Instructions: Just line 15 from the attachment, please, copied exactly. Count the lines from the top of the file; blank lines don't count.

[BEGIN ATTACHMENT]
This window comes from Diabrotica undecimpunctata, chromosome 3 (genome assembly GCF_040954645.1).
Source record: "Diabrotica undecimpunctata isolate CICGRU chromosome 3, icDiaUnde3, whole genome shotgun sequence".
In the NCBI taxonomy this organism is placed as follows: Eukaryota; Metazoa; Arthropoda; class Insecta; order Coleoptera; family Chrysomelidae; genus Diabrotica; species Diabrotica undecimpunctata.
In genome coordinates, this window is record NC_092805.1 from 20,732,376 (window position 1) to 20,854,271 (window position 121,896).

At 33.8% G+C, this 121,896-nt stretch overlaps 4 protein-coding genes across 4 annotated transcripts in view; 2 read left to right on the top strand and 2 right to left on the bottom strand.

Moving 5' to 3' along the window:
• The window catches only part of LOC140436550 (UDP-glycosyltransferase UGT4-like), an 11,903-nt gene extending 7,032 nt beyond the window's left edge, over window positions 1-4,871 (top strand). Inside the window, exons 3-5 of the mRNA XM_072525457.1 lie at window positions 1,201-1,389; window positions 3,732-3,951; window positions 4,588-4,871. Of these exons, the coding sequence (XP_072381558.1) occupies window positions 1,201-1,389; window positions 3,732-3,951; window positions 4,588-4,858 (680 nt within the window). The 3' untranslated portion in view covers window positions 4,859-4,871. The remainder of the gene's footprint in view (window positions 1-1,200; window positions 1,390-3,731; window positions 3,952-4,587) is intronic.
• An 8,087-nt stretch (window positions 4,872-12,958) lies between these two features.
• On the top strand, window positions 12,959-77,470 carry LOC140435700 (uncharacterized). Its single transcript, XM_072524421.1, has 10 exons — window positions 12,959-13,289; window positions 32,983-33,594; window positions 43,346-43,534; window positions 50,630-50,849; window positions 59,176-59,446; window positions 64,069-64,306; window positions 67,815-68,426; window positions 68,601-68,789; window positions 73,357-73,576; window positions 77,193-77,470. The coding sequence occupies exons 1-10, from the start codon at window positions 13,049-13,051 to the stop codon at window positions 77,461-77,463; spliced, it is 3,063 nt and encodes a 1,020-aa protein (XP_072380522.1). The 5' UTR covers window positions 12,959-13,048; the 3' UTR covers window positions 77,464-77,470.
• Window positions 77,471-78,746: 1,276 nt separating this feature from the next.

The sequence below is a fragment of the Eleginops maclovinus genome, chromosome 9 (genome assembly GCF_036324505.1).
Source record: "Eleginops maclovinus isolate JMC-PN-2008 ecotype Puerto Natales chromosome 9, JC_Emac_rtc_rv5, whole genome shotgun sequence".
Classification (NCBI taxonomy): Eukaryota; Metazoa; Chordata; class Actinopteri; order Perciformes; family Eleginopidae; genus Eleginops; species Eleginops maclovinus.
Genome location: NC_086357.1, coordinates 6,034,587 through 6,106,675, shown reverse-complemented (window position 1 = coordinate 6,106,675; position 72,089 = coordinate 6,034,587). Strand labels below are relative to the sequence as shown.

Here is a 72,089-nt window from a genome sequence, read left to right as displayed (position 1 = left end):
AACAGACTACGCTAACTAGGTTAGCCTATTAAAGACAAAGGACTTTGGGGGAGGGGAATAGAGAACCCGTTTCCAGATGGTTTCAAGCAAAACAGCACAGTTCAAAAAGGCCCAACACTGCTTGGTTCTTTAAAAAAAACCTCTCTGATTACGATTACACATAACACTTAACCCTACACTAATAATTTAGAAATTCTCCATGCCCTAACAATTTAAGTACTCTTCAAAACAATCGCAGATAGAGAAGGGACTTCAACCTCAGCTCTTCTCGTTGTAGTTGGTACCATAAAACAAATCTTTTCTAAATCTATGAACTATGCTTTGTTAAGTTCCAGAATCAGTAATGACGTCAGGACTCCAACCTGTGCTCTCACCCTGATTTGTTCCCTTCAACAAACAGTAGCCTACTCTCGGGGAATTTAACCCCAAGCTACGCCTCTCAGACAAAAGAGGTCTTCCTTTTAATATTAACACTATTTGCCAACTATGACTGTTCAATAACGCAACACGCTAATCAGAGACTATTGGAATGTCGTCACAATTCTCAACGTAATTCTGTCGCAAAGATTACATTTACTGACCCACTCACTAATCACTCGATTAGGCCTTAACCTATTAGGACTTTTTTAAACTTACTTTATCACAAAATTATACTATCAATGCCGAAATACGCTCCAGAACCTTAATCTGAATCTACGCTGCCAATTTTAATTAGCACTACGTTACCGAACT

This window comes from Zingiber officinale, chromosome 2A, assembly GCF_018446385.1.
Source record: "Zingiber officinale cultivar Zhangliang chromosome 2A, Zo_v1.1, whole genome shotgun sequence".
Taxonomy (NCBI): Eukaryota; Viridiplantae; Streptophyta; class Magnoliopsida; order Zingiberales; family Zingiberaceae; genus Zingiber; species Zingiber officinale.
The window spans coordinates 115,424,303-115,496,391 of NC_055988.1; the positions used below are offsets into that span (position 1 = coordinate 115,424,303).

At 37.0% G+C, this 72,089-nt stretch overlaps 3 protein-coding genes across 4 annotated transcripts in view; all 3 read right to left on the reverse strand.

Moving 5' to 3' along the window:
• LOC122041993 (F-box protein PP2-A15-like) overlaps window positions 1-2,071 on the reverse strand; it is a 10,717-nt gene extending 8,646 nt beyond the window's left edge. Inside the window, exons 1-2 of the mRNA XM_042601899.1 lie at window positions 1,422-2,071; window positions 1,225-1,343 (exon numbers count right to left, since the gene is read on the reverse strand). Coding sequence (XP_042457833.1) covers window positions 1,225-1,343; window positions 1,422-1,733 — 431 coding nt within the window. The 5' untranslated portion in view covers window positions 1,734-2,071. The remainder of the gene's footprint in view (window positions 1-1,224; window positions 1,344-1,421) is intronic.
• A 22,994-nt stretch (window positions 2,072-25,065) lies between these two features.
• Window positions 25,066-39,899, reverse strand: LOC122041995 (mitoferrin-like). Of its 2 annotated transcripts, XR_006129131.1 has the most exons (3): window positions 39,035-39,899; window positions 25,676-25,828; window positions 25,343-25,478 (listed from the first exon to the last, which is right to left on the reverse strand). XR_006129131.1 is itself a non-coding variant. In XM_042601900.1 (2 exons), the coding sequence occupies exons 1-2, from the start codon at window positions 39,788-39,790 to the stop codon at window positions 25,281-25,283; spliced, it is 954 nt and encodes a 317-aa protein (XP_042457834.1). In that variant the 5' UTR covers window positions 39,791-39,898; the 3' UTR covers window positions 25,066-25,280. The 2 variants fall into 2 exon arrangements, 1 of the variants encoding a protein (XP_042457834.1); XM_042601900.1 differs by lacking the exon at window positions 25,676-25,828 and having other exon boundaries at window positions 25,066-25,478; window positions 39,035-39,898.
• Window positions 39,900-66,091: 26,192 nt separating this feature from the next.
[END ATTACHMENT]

Here is a 72,089-nt window from a genome sequence, read left to right as displayed (position 1 = left end):